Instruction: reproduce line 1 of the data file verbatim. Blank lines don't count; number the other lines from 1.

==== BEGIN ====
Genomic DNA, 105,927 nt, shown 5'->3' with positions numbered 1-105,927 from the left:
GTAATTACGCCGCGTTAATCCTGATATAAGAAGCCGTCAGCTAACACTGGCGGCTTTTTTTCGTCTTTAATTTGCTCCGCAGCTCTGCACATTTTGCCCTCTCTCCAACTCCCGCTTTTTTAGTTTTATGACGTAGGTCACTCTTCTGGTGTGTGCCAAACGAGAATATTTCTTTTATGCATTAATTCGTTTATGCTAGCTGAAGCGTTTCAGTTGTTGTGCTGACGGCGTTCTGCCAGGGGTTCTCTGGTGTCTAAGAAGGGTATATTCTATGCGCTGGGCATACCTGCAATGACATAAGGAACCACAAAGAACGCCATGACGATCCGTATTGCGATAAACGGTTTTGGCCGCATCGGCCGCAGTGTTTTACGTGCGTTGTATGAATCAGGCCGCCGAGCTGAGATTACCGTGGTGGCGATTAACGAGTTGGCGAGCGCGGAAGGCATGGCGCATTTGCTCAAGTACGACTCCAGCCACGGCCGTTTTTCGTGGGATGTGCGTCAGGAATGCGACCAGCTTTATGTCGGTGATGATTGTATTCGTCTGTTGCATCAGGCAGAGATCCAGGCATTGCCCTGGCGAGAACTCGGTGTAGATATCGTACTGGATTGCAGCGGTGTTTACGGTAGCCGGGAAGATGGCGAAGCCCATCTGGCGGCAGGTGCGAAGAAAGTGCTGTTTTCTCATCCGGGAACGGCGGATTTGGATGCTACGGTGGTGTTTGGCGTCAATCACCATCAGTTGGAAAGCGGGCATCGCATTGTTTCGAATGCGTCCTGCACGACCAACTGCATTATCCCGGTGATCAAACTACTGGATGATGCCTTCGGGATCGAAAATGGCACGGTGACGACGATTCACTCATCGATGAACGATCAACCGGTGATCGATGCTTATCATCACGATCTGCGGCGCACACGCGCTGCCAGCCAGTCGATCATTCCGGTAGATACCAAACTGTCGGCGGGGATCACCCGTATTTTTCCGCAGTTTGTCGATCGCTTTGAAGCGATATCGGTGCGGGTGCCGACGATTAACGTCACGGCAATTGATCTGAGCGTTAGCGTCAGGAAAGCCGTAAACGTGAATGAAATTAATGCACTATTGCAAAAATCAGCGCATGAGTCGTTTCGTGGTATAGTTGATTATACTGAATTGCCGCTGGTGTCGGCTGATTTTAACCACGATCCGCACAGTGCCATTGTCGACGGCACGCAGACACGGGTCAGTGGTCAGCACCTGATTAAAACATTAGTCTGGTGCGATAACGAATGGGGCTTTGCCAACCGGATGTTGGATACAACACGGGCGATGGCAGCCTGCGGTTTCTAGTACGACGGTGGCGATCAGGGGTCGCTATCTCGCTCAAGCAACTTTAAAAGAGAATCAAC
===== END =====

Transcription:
Genomic DNA, 105,927 nt, shown 5'->3' with positions numbered 1-105,927 from the left: